Responding to Europe’s concerns, Turkish officials have noted their country is only a way station, and that they are as much a victim of the immigrant flood as Greece and the other E.U. countries.

Captured immigrants from those countries are taken to Interior Ministry detention centers for processing. Because of crowding, most are freed after a few days with an order to return home within two months. Typically, specialists said, they tear up the order and go on their way.

“It is a cat-and-mouse game,” said Robert Dutfchmann, 28, a German Federal Police inspector patrolling outside Nea Vissa with Frontex colleagues. from the Netherlands.

Charges against Turkey

Turkey has become the source of so many Europe-bound illegal immigrants mainly because of geography, which places two wars near its borders, in Iraq and Afghanistan, along with a large dissatisfied population in Iran. But Greek authorities charge it indirectly facilitates the flow by refusing to take most captured illegal immigrants back and, as part of its pan-Muslim policies, granting entry without visas to planeloads of would-be emigrants from Tunisia, Algeria and Morocco.

The roundabout travel by North Africans in some ways is a tribute to a Frontex operation that began last year. Several European nations dispatched patrol boats to the Aegean to block delivery of illegal immigrants by sea.

As Piruz found out, that left Nea Vissa. Piruz, a 20-year-old Afghan, has made it as far as Istanbul on what he hopes will be a journey to Sweden for medical studies. On an animated square in Istanbul’s Zeytiburnu neighborhood, he held a long conversation the other night with an immigrant smuggler. The sea is too dangerous, the smuggler told him, but for $1,000 crossing is possible over the Evros River. A smuggler will accompany you in a rowboat across the water, the young man was told, and for extra money will get you to Athens.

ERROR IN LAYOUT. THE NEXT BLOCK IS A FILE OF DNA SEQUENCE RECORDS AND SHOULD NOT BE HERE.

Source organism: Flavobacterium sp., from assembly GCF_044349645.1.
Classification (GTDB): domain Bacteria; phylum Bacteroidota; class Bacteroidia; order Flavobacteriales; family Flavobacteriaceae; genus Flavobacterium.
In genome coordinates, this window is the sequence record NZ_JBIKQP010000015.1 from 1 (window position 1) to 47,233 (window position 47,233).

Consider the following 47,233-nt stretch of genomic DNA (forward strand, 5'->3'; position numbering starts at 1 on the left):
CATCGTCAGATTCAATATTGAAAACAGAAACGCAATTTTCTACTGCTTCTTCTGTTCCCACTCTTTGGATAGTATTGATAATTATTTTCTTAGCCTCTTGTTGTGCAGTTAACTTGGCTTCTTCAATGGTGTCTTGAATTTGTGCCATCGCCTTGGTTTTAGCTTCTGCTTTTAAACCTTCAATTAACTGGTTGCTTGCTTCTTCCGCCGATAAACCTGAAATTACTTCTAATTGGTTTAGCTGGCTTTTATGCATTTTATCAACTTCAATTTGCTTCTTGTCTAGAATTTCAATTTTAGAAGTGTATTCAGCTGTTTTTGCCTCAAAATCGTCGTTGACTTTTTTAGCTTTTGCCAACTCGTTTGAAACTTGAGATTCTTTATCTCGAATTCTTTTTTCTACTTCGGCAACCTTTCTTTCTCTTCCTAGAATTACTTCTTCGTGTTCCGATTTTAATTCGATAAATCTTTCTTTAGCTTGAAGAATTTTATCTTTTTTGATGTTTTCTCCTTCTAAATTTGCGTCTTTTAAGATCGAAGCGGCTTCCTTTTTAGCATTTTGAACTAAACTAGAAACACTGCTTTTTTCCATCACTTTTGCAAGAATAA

“I had some friends who went to France, and they got expelled right away,” said Piruz, who wanted to be identified by his first name only. “But the Scandinavian countries are easier. They accept you.”

Greece and its European neighbors have widely advertised the Frontex operation, with international border guards posing for television cameras. On one hand, the deployment is a celebration of European solidarity, an easy sell politically in most E.U. countries. On the other, authorities hope, news that patrols have been reinforced could produce a crackdown by Turkish border guards on the other side of the river and perhaps encourage smugglers to lie low.

There is some indication it is working. Authorities said arrests have dropped to between 75 and 100 in the days since Frontex patrols began. The deployment is to last at least two months and be evaluated to see whether it will be extended. But Kokkalakis says everyone knows that deploying extra border guards will not solve the problem.

“They want to close the border, but it is impossible,” said Wajeed Sherifi, an Afghan who sneaked into Greece and has remained as an activist for immigrant rights. “It is like water. The immigrants will just find another channel.”

Agreeing in their own way, Frontex officials pointed out that nearby Bulgaria will become part of the E.U.’s unrestricted, visa-less travel space early next year. Its 200-mile border with Turkey will make it the logical spot for immigrant smugglers to try next – and perhaps the next destination for Frontex guards.